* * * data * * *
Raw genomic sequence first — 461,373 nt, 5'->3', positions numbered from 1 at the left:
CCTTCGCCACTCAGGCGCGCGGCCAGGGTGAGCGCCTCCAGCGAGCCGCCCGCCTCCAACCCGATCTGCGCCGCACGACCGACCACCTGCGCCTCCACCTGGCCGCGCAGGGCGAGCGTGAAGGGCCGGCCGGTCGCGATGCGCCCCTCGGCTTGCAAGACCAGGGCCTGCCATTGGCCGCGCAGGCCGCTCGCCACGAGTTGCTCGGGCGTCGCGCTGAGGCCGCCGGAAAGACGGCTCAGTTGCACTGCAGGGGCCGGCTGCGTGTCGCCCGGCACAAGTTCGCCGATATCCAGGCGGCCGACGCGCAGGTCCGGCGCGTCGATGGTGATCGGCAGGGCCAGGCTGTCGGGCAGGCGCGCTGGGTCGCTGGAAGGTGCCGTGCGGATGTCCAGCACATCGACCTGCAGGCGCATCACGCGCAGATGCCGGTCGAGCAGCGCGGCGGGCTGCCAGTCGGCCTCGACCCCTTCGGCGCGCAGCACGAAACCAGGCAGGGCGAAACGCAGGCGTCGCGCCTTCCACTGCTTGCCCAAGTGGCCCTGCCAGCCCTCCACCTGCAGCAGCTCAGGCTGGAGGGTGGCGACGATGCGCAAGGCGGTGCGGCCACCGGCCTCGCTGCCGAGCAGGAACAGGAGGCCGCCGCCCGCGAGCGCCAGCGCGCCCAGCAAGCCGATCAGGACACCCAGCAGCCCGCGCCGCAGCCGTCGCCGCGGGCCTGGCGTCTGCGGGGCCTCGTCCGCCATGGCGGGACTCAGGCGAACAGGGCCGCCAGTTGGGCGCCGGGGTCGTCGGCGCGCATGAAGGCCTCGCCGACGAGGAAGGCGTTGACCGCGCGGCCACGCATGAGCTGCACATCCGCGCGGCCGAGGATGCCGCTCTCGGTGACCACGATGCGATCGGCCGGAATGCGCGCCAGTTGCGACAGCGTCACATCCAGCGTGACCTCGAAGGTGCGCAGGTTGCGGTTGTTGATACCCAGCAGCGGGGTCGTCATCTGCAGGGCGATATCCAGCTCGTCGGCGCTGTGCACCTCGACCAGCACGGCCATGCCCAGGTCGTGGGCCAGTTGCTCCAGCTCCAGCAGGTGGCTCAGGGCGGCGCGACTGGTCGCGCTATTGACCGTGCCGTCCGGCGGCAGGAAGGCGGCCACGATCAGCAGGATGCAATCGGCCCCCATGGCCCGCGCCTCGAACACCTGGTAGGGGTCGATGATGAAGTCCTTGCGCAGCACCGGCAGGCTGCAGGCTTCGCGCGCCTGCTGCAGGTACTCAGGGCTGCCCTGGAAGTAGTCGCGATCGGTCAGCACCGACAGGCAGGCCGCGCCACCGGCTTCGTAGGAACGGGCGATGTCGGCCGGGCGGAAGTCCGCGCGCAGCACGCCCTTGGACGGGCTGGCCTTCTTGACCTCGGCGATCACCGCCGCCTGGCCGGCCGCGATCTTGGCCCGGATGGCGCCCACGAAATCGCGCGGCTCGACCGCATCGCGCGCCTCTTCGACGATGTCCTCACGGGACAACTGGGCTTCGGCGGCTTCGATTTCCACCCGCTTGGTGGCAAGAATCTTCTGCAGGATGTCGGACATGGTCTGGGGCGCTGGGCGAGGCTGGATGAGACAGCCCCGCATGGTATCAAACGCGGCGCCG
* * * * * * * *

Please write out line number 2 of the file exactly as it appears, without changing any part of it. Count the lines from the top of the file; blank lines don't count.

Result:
CCTTCGCCACTCAGGCGCGCGGCCAGGGTGAGCGCCTCCAGCGAGCCGCCCGCCTCCAACCCGATCTGCGCCGCACGACCGACCACCTGCGCCTCCACCTGGCCGCGCAGGGCGAGCGTGAAGGGCCGGCCGGTCGCGATGCGCCCCTCGGCTTGCAAGACCAGGGCCTGCCATTGGCCGCGCAGGCCGCTCGCCACGAGTTGCTCGGGCGTCGCGCTGAGGCCGCCGGAAAGACGGCTCAGTTGCACTGCAGGGGCCGGCTGCGTGTCGCCCGGCACAAGTTCGCCGATATCCAGGCGGCCGACGCGCAGGTCCGGCGCGTCGATGGTGATCGGCAGGGCCAGGCTGTCGGGCAGGCGCGCTGGGTCGCTGGAAGGTGCCGTGCGGATGTCCAGCACATCGACCTGCAGGCGCATCACGCGCAGATGCCGGTCGAGCAGCGCGGCGGGCTGCCAGTCGGCCTCGACCCCTTCGGCGCGCAGCACGAAACCAGGCAGGGCGAAACGCAGGCGTCGCGCCTTCCACTGCTTGCCCAAGTGGCCCTGCCAGCCCTCCACCTGCAGCAGCTCAGGCTGGAGGGTGGCGACGATGCGCAAGGCGGTGCGGCCACCGGCCTCGCTGCCGAGCAGGAACAGGAGGCCGCCGCCCGCGAGCGCCAGCGCGCCCAGCAAGCCGATCAGGACACCCAGCAGCCCGCGCCGCAGCCGTCGCCGCGGGCCTGGCGTCTGCGGGGCCTCGTCCGCCATGGCGGGACTCAGGCGAACAGGGCCGCCAGTTGGGCGCCGGGGTCGTCGGCGCGCATGAAGGCCTCGCCGACGAGGAAGGCGTTGACCGCGCGGCCACGCATGAGCTGCACATCCGCGCGGCCGAGGATGCCGCTCTCGGTGACCACGATGCGATCGGCCGGAATGCGCGCCAGTTGCGACAGCGTCACATCCAGCGTGACCTCGAAGGTGCGCAGGTTGCGGTTGTTGATACCCAGCAGCGGGGTCGTCATCTGCAGGGCGATATCCAGCTCGTCGGCGCTGTGCACCTCGACCAGCACGGCCATGCCCAGGTCGTGGGCCAGTTGCTCCAGCTCCAGCAGGTGGCTCAGGGCGGCGCGACTGGTCGCGCTATTGACCGTGCCGTCCGGCGGCAGGAAGGCGGCCACGATCAGCAGGATGCAATCGGCCCCCATGGCCCGCGCCTCGAACACCTGGTAGGGGTCGATGATGAAGTCCTTGCGCAGCACCGGCAGGCTGCAGGCTTCGCGCGCCTGCTGCAGGTACTCAGGGCTGCCCTGGAAGTAGTCGCGATCGGTCAGCACCGACAGGCAGGCCGCGCCACCGGCTTCGTAGGAACGGGCGATGTCGGCCGGGCGGAAGTCCGCGCGCAGCACGCCCTTGGACGGGCTGGCCTTCTTGACCTCGGCGATCACCGCCGCCTGGCCGGCCGCGATCTTGGCCCGGATGGCGCCCACGAAATCGCGCGGCTCGACCGCATCGCGCGCCTCTTCGACGATGTCCTCACGGGACAACTGGGCTTCGGCGGCTTCGATTTCCACCCGCTTGGTGGCAAGAATCTTCTGCAGGATGTCGGACATGGTCTGGGGCGCTGGGCGAGGCTGGATGAGACAGCCCCGCATGGTATCAAACGCGGCGCCG